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Wines from Northern Baja’s Guadalupe Valley

by Marcus Salvemini

A love for wine brings the Mexican culture to life in ways we’ve seldom seen.  The vision behind the wine making culture that has evolved in a valley just 10 miles east of Ensenada, came from Hugo D’Acosta, who, about 20 years ago, began teaching many grape farmers in this unique region how to make wine, rather than sell their grapes to a large wine producer or on fruit stands.

wineNo more than fifteen minutes drive from the center of Ensenada, and one hour from the US-Tijuana border, the Bed & Breakfasts that some of these boutique wineries have spawned are unbelievably special in their own ways.  Once you take the time to go into the valley and explore the various wineries, restaurants, and other unique places such as the Wine School and Wine Museum, you are likely to want to come back for more.

It was these attractions that drew my friends and me to visit the valley and dine at some of the best restaurants in the area.  I have a group of friends that come down here to the Baja to surf, but after surfing blows out around noon, we go exploring around the area looking for local food and good wine.  The Guadalupe Valley, as we discovered, has plenty of everything and then some… and now we’re regulars.

This story got a jump-start after I had discovered these wineries and fell in love with the wines and the valley overall.  I contacted one my closest friends, Youssef Benjeloun, in San Diego, who for the past 24 years had been importing “boutique wines” into the US from his home country, Morocco.  Having introduced the first Moroccan wines and some of the best Lebanese and French wines into the U.S. over the past 24 years, Youssef began to develop a plan to establish an “importing relationship” with the best producers in the Guadalupe Valley.

“There are over 100 wineries”, says Youssef.  These wineries benefited from the latest technology in wine production over the past 10 years and some of the best winemakers in the world are serving as consultants.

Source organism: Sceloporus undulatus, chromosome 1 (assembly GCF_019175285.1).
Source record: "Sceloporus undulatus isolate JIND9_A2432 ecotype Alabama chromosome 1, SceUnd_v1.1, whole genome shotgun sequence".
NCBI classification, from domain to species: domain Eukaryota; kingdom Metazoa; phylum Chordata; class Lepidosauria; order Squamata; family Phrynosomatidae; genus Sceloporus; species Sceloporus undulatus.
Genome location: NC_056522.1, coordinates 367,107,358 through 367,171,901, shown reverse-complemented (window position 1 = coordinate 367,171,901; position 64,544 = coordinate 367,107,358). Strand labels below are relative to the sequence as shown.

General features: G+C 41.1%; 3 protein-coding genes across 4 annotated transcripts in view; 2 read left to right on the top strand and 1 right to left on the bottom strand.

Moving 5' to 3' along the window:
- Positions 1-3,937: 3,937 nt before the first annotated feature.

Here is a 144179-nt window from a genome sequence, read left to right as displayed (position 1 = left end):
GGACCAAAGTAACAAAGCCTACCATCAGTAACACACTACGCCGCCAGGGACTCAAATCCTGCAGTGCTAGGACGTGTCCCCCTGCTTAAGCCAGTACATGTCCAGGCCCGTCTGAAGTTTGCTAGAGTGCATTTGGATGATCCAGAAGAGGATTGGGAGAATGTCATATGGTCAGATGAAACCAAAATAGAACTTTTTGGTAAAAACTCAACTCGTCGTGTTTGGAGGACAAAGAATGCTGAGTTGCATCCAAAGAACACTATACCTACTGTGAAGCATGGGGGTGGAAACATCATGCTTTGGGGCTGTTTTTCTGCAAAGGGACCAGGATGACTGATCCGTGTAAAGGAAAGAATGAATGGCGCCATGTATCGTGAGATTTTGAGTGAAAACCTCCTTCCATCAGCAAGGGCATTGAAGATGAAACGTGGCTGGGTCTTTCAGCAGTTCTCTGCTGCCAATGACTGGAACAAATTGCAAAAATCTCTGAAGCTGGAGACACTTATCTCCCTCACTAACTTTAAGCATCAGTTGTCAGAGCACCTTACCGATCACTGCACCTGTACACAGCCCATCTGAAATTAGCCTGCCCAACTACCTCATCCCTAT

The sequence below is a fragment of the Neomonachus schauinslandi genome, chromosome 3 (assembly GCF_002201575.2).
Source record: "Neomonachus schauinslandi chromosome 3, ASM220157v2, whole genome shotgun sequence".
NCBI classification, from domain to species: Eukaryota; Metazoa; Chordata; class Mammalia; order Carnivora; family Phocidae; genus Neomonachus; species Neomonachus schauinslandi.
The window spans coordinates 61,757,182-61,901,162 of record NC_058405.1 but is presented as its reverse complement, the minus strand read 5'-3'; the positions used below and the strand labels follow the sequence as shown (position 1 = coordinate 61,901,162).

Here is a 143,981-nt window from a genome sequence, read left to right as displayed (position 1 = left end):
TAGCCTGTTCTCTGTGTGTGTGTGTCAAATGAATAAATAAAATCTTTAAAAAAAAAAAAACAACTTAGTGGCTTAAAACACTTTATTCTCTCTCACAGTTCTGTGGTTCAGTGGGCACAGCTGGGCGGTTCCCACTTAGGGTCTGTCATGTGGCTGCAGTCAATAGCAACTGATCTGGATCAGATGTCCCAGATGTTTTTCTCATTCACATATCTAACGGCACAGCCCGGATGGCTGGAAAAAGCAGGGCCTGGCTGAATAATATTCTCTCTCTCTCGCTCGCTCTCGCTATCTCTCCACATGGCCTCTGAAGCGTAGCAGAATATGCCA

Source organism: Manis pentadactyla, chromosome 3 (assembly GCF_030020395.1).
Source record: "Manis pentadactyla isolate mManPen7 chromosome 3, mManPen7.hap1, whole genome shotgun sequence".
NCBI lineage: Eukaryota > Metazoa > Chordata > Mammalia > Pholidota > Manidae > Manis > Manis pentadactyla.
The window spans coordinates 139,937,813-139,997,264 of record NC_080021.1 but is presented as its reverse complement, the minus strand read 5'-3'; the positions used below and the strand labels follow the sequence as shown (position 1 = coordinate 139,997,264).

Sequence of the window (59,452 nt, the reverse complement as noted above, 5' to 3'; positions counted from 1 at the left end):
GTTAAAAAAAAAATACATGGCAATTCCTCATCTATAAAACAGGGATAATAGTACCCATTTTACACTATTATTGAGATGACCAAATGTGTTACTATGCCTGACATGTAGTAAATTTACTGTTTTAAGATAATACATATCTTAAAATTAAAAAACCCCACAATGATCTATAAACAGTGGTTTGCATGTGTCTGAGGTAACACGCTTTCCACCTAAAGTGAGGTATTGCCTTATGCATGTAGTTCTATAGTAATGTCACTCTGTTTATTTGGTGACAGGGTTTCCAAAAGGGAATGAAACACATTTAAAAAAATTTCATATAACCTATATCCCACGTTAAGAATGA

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Tours are also available to the best Wineries as well as to the Wine Museum and the Wine School with plenty of stops at the wonderful restaurants for lunch and dinner.  The tours include a one-night stay at a Bed and Breakfast, and run from Saturday morning to Sunday evening with pick-up at the border if requested.

Wine prices range from $12 to $50+, and with plenty of variety so that you are bound to find something to fall in love with.  B&B prices vary from $125 to $275 a night, with lot’s of options to choose from.

Wine varieties include all the usual suspects like Cabernet Sauvignon, Merlot, Chardonnay, Sangiovese, Tempranillo, and Grenache, to name but a few.

“It’s finally the culmination of many years of work and wine making talent that has allowed this to grow so rapidly”, says Hugo D’Acosta, the man who many consider the “Robert Mondavi” of the Guadalupe Valley.  “We are looking forward to sharing the fruits of this unique valley with the wine lovers in America”.

After a year of tasting and carefully selecting the best wines, a full selection will be widely available in California.  For questions and to learn where you can find these wines, go to www.Volubilis2000.com

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